Interest is growing in the Farming sector of the possibilities in developing Regenerative Farming.
Over 100 farmers from the Borders to Aberdeenshire recently attended a ‘show and tell’ event on a farm in Angus, to find out more about practically integrating regenerative practices into their own farming businesses.
We’ve previously looked at Regenerative Farming in Orkney in this article: “Regenerative farming is the way to go.” at the 2020 Sustainable Orkney Conference.
The Soil Regenerative Open Day was hosted by potato farmer, Hugh Black, at Backboath Farm near Letham, who belongs to a group of five farmers supporting the Farming for A Better Climate group (FFBC), delivered by SAC Consulting (as part of SRUC). Together, they have been trialling regenerative measures over the last four years and shared with attendees their experiences of improving soil and efficiencies through changed practices.
Zach Reilly, of SAC Consulting and coordinator of FFBC’s Soil Regenerative Agriculture Group, explained:
“The concept of ‘regenerative’ can seem too far out for some farmers and is often misguidedly associated with extreme change, so they don’t do anything. What was encouraging and clear from both the numbers and the conversations throughout the day at Backboath was that even those that consider themselves ‘conventional’ farmers are now looking at how they could introduce some soil enhancing practices into what they do. They could see that it doesn’t have to be all or nothing, any system can improve with small tweaks.”
Zach briefly introduced the basic principles of regenerative farming before visitors were invited to circulate around the four stations set up on the farm, illustrating the practical results of the activities undertaken by the five farmers in the Soil Regenerative Agriculture Group. With four groups of 25 moving around each, there was plenty of opportunity for questions and more lengthy discussion on the merits and pitfalls of each aspect, which included introducing livestock into the rotation and controlling weeds through a robust rotation when you move away from inversion tillage.
SAC consultant David Ross and FFBC farmer Douglas Ruxton, who farms a 121ha arable unit at Moss-side of Esslie near Fettercairn, demonstrated how water infiltrates soil before and after introducing conservation practices by pouring water down a four-inch pipe to see how improved soil can cope with the more extreme rainfall Scotland is experiencing.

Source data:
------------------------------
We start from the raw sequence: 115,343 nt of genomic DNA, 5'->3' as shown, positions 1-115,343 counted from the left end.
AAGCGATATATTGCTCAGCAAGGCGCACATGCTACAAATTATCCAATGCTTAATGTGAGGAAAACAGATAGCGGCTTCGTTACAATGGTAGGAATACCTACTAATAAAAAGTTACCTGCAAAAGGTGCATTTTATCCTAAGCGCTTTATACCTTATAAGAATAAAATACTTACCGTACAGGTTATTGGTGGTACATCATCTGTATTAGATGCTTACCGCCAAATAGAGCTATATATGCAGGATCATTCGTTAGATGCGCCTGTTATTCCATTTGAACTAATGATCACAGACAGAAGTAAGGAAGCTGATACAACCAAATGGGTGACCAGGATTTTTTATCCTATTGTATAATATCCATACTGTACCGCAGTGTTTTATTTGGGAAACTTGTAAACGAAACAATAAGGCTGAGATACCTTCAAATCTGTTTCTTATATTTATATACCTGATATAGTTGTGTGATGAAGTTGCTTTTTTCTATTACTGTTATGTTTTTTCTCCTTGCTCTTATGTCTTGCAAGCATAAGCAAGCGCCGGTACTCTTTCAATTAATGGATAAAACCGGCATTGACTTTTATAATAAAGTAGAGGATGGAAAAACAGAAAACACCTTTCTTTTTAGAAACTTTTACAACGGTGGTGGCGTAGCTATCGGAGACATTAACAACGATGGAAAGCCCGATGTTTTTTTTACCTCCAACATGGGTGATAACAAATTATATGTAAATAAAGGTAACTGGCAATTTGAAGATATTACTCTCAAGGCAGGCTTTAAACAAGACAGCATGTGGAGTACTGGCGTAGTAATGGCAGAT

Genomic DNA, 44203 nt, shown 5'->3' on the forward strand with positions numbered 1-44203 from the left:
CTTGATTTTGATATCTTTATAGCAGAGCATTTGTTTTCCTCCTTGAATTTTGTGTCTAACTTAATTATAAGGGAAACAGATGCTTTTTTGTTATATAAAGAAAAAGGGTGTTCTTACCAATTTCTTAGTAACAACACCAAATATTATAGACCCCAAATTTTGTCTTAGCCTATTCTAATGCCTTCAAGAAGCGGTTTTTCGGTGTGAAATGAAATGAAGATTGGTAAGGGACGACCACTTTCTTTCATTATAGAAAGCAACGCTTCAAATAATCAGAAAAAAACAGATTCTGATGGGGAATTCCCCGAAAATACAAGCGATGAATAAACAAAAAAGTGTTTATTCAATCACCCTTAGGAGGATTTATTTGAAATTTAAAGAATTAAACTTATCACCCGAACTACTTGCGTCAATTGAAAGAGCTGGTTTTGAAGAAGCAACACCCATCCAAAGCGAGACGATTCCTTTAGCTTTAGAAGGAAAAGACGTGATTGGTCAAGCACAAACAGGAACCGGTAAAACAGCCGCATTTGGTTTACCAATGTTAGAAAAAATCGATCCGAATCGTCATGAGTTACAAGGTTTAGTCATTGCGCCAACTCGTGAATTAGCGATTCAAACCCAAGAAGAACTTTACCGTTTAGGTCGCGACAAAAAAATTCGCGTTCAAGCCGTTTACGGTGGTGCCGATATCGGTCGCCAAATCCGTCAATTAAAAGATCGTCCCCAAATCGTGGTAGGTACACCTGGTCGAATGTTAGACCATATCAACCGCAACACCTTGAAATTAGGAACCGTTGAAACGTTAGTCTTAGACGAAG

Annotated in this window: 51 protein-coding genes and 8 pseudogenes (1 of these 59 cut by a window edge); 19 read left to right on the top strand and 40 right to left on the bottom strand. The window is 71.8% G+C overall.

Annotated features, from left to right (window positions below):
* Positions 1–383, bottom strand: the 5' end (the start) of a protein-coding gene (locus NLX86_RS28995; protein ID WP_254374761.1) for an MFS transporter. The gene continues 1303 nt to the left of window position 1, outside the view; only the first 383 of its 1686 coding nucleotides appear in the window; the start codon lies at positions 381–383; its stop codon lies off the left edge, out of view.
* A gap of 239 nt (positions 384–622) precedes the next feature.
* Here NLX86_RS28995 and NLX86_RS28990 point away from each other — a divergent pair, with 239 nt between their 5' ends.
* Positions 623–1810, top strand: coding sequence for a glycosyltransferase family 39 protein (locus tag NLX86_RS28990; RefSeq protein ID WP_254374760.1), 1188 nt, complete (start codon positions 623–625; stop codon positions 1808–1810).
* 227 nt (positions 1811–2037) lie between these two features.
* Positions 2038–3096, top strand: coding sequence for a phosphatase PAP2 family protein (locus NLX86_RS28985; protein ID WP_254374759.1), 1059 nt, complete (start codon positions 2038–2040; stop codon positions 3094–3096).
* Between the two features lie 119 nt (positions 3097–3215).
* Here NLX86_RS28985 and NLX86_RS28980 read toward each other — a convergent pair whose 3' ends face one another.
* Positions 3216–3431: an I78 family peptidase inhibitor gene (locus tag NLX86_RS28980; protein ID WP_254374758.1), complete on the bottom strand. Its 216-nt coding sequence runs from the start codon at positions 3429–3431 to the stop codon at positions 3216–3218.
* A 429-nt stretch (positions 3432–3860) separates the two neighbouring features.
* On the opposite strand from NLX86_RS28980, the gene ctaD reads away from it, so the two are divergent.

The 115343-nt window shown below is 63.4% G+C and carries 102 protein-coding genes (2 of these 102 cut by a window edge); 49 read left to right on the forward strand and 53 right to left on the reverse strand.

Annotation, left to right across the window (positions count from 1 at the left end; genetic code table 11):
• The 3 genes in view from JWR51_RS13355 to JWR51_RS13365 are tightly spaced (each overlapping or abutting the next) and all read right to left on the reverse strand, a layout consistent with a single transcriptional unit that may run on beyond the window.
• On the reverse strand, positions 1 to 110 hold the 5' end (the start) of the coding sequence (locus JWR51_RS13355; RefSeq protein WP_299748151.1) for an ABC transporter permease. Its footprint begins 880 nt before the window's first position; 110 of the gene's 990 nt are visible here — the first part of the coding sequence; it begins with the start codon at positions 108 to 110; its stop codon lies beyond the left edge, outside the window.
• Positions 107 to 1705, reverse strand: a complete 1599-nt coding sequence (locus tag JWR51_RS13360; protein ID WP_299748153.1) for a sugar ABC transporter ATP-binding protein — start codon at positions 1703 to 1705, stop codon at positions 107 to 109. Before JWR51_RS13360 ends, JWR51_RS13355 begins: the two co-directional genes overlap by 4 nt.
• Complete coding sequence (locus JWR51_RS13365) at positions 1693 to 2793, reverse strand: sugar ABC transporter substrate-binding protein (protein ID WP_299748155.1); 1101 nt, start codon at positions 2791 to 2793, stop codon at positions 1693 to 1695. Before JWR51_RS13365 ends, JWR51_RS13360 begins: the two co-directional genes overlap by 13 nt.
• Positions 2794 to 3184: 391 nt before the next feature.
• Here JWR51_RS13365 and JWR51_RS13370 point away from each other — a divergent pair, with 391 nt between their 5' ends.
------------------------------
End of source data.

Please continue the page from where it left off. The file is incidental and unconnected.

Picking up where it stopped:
On the benefits of bringing livestock into the rotation, SAC Consultant Kirsten Williams explained with mixed farmer Ben Baron, that this can be from as little as introducing manure, to grazing sheep on cover crops and cereals. Concerns over fencing, labour and lack of livestock knowledge were discussed, with suggestions made for moveable electric fencing systems and collaborating with neighbouring farmers for mutual gain.
At Backboath, grazing sheep has played a significant role in improving soil structure. Another interesting change has been Hugh’s adaptation of his subsoiler to establish winter crops without the plough, as he explains:
“We looked at buying new machinery for this but realised what we needed was basically a grubber with coulters on the back, so we made it ourselves. Our work rates have improved, we can establish crops earlier and get more in the ground in the winter months, using sheep to manage excess growth. It fits with the rotation as well as reducing fixed costs.”
“A huge thanks goes to all five farmers for being so open with the good and the bad, and especially to Hugh for opening up his farm to so many,” added Zach.
“It’s not always easy to be at the scrutiny of peers but there is much to be learned from the experiences of these five farmers, and this day was an excellent example of how regenerative practices are being more widely considered and adopted by the industry. It is great to see this gaining real momentum.”
For more information and to follow developments of the Soil Regenerative Agriculture Group, see www.farmingforabetterclimate.org
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